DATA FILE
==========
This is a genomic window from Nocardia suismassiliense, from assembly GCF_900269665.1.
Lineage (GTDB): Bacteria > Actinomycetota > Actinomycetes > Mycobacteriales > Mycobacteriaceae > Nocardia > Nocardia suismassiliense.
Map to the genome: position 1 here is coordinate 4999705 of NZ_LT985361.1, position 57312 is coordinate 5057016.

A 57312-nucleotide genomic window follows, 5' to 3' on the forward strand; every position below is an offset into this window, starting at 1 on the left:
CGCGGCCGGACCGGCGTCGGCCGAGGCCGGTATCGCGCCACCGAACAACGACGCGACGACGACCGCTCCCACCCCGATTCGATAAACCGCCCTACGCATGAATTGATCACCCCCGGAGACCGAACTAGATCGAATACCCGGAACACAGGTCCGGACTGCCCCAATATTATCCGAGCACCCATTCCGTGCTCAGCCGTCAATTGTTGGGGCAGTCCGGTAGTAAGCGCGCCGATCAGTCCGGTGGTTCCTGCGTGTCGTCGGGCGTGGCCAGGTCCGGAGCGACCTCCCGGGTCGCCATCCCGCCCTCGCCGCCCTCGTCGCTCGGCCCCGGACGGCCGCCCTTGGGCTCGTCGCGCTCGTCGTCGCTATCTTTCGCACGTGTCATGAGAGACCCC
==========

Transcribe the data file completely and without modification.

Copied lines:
This is a genomic window from Nocardia suismassiliense, from assembly GCF_900269665.1.
Lineage (GTDB): Bacteria > Actinomycetota > Actinomycetes > Mycobacteriales > Mycobacteriaceae > Nocardia > Nocardia suismassiliense.
Map to the genome: position 1 here is coordinate 4999705 of NZ_LT985361.1, position 57312 is coordinate 5057016.

A 57312-nucleotide genomic window follows, 5' to 3' on the forward strand; every position below is an offset into this window, starting at 1 on the left:
CGCGGCCGGACCGGCGTCGGCCGAGGCCGGTATCGCGCCACCGAACAACGACGCGACGACGACCGCTCCCACCCCGATTCGATAAACCGCCCTACGCATGAATTGATCACCCCCGGAGACCGAACTAGATCGAATACCCGGAACACAGGTCCGGACTGCCCCAATATTATCCGAGCACCCATTCCGTGCTCAGCCGTCAATTGTTGGGGCAGTCCGGTAGTAAGCGCGCCGATCAGTCCGGTGGTTCCTGCGTGTCGTCGGGCGTGGCCAGGTCCGGAGCGACCTCCCGGGTCGCCATCCCGCCCTCGCCGCCCTCGTCGCTCGGCCCCGGACGGCCGCCCTTGGGCTCGTCGCGCTCGTCGTCGCTATCTTTCGCACGTGTCATGAGAGACCCC